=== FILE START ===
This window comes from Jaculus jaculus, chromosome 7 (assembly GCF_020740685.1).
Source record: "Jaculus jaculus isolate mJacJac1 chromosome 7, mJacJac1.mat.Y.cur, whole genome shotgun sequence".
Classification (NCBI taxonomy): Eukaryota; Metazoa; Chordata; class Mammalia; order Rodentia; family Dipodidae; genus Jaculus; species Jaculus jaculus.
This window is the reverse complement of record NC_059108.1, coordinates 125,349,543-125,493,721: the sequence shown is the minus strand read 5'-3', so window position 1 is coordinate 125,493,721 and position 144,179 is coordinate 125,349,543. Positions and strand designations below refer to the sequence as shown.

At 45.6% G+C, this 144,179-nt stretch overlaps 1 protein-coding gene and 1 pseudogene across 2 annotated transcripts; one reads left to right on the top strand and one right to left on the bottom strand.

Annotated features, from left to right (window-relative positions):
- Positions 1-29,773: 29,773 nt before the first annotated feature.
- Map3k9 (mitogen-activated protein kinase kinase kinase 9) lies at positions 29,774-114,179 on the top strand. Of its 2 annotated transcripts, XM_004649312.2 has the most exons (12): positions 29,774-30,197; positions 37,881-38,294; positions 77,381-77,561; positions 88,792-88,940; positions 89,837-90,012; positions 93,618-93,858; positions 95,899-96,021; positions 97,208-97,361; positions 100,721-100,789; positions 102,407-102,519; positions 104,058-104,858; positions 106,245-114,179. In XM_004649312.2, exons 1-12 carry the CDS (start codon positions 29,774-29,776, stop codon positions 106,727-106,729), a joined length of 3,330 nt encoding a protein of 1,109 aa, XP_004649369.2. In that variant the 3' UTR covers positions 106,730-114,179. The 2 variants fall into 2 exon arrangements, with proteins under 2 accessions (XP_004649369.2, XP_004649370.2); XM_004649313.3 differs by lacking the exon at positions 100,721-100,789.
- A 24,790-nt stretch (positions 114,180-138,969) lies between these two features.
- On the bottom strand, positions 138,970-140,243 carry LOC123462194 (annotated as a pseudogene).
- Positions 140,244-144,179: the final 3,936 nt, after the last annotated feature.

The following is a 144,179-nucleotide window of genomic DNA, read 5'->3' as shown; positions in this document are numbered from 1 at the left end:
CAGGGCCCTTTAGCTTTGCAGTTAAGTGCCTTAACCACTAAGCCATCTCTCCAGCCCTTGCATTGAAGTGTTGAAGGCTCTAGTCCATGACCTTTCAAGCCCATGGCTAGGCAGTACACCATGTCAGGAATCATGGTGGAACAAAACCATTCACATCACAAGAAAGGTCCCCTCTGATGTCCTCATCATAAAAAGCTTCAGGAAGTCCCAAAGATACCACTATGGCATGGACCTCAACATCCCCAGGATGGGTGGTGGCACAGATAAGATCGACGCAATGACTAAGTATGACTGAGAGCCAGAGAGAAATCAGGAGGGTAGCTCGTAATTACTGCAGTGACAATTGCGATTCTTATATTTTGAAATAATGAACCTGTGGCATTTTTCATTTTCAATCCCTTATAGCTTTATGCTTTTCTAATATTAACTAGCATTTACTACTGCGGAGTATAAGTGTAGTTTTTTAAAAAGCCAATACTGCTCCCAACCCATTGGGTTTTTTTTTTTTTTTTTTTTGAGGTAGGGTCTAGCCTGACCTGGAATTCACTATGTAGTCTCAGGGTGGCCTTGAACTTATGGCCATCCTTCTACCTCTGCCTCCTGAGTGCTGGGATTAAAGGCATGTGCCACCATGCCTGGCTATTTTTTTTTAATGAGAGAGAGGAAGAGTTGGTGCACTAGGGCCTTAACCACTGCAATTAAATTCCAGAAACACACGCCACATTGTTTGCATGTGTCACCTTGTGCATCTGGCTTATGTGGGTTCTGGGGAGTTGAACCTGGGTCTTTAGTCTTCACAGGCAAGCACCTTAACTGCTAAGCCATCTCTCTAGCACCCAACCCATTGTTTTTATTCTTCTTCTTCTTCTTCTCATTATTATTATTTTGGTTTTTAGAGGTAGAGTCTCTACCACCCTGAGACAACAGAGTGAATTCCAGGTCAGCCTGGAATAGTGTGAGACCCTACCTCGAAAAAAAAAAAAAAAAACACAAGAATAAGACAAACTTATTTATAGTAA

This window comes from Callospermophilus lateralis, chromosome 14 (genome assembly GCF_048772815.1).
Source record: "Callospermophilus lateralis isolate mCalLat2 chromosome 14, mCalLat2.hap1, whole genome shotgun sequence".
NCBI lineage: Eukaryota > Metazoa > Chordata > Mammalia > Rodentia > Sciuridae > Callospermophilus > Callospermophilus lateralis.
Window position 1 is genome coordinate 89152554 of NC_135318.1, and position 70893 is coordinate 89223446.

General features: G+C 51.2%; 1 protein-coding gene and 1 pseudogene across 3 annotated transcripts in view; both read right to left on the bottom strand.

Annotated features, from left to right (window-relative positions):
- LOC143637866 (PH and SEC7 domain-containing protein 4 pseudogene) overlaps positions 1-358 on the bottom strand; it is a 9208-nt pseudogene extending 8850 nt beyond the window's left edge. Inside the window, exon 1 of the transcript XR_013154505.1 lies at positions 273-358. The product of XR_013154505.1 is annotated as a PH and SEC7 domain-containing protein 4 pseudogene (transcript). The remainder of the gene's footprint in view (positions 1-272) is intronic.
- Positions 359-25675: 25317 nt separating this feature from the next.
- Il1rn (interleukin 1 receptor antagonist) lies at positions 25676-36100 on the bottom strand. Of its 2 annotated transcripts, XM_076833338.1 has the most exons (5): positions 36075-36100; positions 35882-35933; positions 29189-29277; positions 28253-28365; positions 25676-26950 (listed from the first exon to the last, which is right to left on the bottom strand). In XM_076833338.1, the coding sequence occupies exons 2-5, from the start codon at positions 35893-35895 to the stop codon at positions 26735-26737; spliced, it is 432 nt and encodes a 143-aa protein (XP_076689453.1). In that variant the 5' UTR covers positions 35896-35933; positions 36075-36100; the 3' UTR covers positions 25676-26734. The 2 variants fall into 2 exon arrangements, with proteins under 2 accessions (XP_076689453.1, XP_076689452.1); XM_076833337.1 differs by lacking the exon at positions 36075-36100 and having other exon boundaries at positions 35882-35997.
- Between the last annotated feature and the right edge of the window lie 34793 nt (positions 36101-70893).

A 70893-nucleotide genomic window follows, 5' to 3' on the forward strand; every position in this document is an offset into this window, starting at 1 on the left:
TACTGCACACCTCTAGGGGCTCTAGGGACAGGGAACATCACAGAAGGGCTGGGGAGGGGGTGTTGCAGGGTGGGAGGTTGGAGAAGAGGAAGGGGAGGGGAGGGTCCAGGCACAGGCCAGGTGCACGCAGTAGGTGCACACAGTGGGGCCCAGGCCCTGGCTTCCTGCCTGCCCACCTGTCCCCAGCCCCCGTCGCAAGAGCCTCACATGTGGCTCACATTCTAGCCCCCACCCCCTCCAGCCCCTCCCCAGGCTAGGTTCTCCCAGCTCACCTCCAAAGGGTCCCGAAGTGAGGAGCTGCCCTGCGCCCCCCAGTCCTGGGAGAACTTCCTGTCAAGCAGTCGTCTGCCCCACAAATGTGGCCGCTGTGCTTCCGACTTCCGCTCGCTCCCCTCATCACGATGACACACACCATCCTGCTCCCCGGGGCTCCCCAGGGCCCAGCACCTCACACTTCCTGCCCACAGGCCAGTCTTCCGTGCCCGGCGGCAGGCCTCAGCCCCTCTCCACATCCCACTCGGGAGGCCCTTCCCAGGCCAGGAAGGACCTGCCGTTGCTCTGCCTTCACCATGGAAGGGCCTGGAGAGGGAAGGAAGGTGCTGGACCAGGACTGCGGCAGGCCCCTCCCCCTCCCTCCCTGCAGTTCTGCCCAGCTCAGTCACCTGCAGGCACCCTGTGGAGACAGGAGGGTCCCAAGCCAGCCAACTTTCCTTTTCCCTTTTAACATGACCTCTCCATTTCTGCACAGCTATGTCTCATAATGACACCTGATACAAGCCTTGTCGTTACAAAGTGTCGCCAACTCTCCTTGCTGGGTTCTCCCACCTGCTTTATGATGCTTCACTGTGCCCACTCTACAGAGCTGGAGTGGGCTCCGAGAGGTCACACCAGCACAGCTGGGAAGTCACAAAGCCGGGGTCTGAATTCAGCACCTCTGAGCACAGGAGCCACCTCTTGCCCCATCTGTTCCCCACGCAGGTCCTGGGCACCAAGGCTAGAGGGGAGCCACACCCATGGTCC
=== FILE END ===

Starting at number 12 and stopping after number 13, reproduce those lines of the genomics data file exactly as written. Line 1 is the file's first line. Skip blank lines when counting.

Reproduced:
The following is a 144,179-nucleotide window of genomic DNA, read 5'->3' as shown; positions in this document are numbered from 1 at the left end:
CAGGGCCCTTTAGCTTTGCAGTTAAGTGCCTTAACCACTAAGCCATCTCTCCAGCCCTTGCATTGAAGTGTTGAAGGCTCTAGTCCATGACCTTTCAAGCCCATGGCTAGGCAGTACACCATGTCAGGAATCATGGTGGAACAAAACCATTCACATCACAAGAAAGGTCCCCTCTGATGTCCTCATCATAAAAAGCTTCAGGAAGTCCCAAAGATACCACTATGGCATGGACCTCAACATCCCCAGGATGGGTGGTGGCACAGATAAGATCGACGCAATGACTAAGTATGACTGAGAGCCAGAGAGAAATCAGGAGGGTAGCTCGTAATTACTGCAGTGACAATTGCGATTCTTATATTTTGAAATAATGAACCTGTGGCATTTTTCATTTTCAATCCCTTATAGCTTTATGCTTTTCTAATATTAACTAGCATTTACTACTGCGGAGTATAAGTGTAGTTTTTTAAAAAGCCAATACTGCTCCCAACCCATTGGGTTTTTTTTTTTTTTTTTTTTGAGGTAGGGTCTAGCCTGACCTGGAATTCACTATGTAGTCTCAGGGTGGCCTTGAACTTATGGCCATCCTTCTACCTCTGCCTCCTGAGTGCTGGGATTAAAGGCATGTGCCACCATGCCTGGCTATTTTTTTTTAATGAGAGAGAGGAAGAGTTGGTGCACTAGGGCCTTAACCACTGCAATTAAATTCCAGAAACACACGCCACATTGTTTGCATGTGTCACCTTGTGCATCTGGCTTATGTGGGTTCTGGGGAGTTGAACCTGGGTCTTTAGTCTTCACAGGCAAGCACCTTAACTGCTAAGCCATCTCTCTAGCACCCAACCCATTGTTTTTATTCTTCTTCTTCTTCTTCTCATTATTATTATTTTGGTTTTTAGAGGTAGAGTCTCTACCACCCTGAGACAACAGAGTGAATTCCAGGTCAGCCTGGAATAGTGTGAGACCCTACCTCGAAAAAAAAAAAAAAAAACACAAGAATAAGACAAACTTATTTATAGTAA